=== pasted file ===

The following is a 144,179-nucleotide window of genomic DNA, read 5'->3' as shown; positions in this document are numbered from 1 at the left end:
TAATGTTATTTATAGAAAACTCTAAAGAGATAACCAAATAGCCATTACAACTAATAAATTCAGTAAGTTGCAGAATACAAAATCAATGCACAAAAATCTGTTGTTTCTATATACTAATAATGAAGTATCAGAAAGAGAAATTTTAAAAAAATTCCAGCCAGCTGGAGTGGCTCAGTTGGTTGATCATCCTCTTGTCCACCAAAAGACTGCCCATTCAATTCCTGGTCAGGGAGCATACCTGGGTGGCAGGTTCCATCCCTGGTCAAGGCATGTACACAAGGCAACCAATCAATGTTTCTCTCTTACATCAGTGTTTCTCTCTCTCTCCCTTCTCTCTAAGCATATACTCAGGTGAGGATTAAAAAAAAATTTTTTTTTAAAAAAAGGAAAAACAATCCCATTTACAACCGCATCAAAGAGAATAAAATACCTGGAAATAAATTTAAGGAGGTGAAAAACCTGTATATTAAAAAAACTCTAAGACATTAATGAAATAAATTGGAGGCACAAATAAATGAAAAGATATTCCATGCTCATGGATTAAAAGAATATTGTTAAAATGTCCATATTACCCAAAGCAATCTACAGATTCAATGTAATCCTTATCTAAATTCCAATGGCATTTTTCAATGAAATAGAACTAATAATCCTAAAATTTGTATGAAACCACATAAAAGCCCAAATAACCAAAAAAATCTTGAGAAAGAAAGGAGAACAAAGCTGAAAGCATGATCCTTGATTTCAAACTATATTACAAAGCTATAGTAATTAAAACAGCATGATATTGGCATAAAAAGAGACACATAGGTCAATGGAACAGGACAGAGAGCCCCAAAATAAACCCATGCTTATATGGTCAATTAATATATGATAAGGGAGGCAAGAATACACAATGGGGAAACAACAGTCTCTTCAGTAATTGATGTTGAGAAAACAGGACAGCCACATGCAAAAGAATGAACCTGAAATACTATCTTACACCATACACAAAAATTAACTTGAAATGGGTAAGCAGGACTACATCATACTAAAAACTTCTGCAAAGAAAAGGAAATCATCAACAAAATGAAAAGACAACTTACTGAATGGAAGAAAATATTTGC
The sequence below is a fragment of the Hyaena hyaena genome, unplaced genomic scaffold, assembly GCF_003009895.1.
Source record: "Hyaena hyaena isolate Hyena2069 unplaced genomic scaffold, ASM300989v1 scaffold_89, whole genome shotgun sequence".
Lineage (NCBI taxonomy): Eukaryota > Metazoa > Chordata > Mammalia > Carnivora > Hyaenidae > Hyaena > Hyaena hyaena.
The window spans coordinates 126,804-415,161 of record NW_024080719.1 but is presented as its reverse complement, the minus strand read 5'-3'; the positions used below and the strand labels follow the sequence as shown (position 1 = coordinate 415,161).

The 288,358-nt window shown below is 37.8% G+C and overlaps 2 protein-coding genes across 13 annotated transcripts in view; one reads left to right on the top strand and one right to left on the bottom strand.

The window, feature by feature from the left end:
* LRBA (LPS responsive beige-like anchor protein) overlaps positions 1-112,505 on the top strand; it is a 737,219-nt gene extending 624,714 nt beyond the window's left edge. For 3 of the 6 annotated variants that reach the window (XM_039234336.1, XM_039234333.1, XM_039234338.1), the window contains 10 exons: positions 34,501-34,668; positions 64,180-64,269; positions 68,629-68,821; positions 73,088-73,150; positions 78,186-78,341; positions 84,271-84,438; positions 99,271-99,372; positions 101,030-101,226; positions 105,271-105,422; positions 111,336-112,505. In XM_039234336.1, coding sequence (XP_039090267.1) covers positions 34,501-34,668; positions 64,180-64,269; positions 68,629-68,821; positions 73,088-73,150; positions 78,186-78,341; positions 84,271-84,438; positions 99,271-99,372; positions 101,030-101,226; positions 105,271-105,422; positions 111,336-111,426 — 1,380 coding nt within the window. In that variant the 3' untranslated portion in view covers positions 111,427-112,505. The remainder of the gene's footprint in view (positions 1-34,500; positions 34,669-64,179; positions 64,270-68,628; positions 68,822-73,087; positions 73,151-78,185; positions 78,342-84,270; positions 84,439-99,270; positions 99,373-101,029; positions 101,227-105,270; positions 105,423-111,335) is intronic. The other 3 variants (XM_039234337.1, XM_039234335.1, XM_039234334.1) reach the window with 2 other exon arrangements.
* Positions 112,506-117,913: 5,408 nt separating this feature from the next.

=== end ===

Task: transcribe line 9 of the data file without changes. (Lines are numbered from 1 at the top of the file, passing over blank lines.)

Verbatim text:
* LRBA (LPS responsive beige-like anchor protein) overlaps positions 1-112,505 on the top strand; it is a 737,219-nt gene extending 624,714 nt beyond the window's left edge. For 3 of the 6 annotated variants that reach the window (XM_039234336.1, XM_039234333.1, XM_039234338.1), the window contains 10 exons: positions 34,501-34,668; positions 64,180-64,269; positions 68,629-68,821; positions 73,088-73,150; positions 78,186-78,341; positions 84,271-84,438; positions 99,271-99,372; positions 101,030-101,226; positions 105,271-105,422; positions 111,336-112,505. In XM_039234336.1, coding sequence (XP_039090267.1) covers positions 34,501-34,668; positions 64,180-64,269; positions 68,629-68,821; positions 73,088-73,150; positions 78,186-78,341; positions 84,271-84,438; positions 99,271-99,372; positions 101,030-101,226; positions 105,271-105,422; positions 111,336-111,426 — 1,380 coding nt within the window. In that variant the 3' untranslated portion in view covers positions 111,427-112,505. The remainder of the gene's footprint in view (positions 1-34,500; positions 34,669-64,179; positions 64,270-68,628; positions 68,822-73,087; positions 73,151-78,185; positions 78,342-84,270; positions 84,439-99,270; positions 99,373-101,029; positions 101,227-105,270; positions 105,423-111,335) is intronic. The other 3 variants (XM_039234337.1, XM_039234335.1, XM_039234334.1) reach the window with 2 other exon arrangements.